The voices of Tax Policy Center's researchers and staff
Lori Montgomery’s nice piece in the The Washington Post this morning described how some congressional Democrats want to use the looming tax increases on high-earners to help redress income inequality in the U.S. But would these tax hikes matter very much?
There are two issues to think about here. The first: Would relative after-tax incomes change a lot if the Bush-era tax cuts were extended for low- and moderate-income taxpayers but allowed to expire for the highest-earners? The second is what would the government do with the extra revenue it receives if those top-bracket tax cuts do expire? Would it necessarily spend the funds in a progressive way?
The answer to the first question is "less than you might think." The answer to the second is "no."
Here are some numbers to help you think about the effect of taxes on incomes:
First, there is no doubt that incomes have risen much faster for the highest earning one percent of households than for the rest of us. According to the Congressional Budget Office, between 1979 and 2007, average pre-tax income for the top one percent more than tripled--from $550,000 to nearly $1.9 million. By contrast, average pre-tax income for those households in the middle 20 percent of income rose by only about 20 percent--from $54,000 to $64,500.
But how much did taxes affect incomes of the wealthy? The CBO numbers give a rough idea, and you might be surprised by the answer. From 1979 to 2007, after-tax income for those top-earners rose from $347,000 to $1.3 million—a rate of increase that wasn’t much different than before they paid taxes.
The pattern changed somewhat, however, after the 2001 and 2003 tax cuts. For those top-earners, average pre-tax income rose from $1.5 million in 2000 to $1.9 million in 2007, an increase of about 27 percent. But from 2000-2007, their after-tax income increased from about $1 million to $1.3 million, a hike of about 30 percent, largely because Congress cut their average federal tax rate from 33 percent to 29.5 percent. Thus, those Bush-era tax cuts did play a part in boosting after tax-incomes for high-earners. But for the most part, those folks got rich thanks to the money they made, not from the taxes they saved.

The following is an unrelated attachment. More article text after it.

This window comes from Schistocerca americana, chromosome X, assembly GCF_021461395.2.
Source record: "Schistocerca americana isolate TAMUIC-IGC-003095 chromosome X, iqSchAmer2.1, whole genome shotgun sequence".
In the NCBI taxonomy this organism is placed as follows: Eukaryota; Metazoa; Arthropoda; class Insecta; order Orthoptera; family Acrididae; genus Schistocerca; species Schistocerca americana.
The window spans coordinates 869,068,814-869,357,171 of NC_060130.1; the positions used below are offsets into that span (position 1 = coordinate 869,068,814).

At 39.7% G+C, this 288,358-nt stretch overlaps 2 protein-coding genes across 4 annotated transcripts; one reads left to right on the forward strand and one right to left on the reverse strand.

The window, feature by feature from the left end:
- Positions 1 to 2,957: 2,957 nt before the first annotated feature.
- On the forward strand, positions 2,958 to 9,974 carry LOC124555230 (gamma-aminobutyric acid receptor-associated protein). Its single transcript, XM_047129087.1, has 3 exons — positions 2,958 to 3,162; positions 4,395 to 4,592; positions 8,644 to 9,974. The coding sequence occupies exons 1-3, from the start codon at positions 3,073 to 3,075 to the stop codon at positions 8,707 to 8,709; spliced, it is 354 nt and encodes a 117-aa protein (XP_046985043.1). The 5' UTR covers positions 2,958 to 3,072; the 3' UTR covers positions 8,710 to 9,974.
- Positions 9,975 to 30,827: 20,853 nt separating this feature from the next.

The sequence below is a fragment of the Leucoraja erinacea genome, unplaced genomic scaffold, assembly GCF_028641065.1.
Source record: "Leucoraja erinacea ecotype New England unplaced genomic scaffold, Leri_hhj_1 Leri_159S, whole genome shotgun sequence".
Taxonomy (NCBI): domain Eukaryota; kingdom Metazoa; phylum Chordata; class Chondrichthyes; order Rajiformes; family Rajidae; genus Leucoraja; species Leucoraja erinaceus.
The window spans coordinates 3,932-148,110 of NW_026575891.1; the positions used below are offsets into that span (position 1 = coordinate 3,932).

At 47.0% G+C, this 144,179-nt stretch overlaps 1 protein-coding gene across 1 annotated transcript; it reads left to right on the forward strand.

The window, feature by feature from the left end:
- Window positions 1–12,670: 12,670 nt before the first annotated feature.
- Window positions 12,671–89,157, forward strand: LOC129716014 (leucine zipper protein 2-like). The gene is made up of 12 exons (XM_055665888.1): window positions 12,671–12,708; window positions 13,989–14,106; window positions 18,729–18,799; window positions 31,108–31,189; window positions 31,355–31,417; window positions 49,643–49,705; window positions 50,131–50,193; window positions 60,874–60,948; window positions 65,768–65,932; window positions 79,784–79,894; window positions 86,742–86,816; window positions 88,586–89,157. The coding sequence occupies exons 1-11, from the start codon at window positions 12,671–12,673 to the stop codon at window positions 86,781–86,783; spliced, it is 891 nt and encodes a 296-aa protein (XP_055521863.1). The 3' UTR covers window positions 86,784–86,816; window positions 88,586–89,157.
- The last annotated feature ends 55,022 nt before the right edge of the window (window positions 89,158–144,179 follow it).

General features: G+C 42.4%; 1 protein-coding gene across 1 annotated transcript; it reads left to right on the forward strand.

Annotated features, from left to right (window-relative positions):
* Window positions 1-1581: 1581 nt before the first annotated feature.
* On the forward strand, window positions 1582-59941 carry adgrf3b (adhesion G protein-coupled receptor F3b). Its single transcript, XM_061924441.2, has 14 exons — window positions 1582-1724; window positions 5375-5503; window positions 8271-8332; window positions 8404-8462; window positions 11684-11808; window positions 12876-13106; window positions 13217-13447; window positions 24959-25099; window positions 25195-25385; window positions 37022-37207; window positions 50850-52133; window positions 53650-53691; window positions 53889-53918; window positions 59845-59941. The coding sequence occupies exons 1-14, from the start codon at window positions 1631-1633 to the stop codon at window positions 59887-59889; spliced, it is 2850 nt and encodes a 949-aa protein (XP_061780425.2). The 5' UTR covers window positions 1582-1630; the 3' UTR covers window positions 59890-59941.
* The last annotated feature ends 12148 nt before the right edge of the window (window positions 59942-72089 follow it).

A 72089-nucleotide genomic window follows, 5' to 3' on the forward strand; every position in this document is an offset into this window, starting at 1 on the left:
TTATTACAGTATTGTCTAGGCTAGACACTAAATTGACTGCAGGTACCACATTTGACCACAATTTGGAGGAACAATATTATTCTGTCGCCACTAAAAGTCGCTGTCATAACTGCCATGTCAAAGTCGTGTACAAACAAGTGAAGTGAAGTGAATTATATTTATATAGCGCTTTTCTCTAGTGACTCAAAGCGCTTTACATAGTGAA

And remember that President Obama’s proposal to extend the tax cuts for income under $200,000 (or $250,00 for couples) would still increase after-tax incomes for the highest earners by about 2 percent--relative to all the tax cuts expiring.
Btw, for those middle-income households, after-tax income rose from about $50,000 in 2000 to $55,000 in 2007, an increase of about 10 percent. Their average federal tax rate was cut from 13.5 percent to 13.1 percent.
But keep in mind that the CBO calculations show the direct impact of tax payments (as well as federal income transfers such as Social Security) on income. They exclude a potentially more important factor—how the tax laws helped high-earners make their money in the first place. For instance, a lot of folks got very rich in the real estate business over this period—an industry fueled by tax subsidies. And few politicians are talking about addressing those tax code issues.
Finally, let’s take a quick look at what government would do with those tax revenues, and whether higher taxes on the wealthy would generate more progressive spending. This is very hard to know, but my guess is that it would not.
Here’s why: The biggest government programs—defense, Medicare and to a lesser degree even Social Security-- are not aimed at the poor. Many other subsidy programs, both those administered through the tax code and those designed as direct spending, tend to be regressive. For instance, the biggest beneficiaries of farm assistance are agribusinesses, not family farmers. The big winners from the home mortgage deduction or the exclusion for employer-sponsored health insurance are higher-earners, not the middle-class households.
Quantifying all this is not simple, but I certainly wouldn’t assume that more tax revenues will equal more spending on the poor or middle-class. And even if it did, the amount of increase would be pretty small.
Bottom line: The Democrats are right that income inequality is a problem. But they are wrong if they think that letting the 2001-2003 tax cuts on high-earners expire will do much to solve it.
Posts and comments are solely the opinion of the author and not that of the Tax Policy Center, Urban Institute, or Brookings Institution.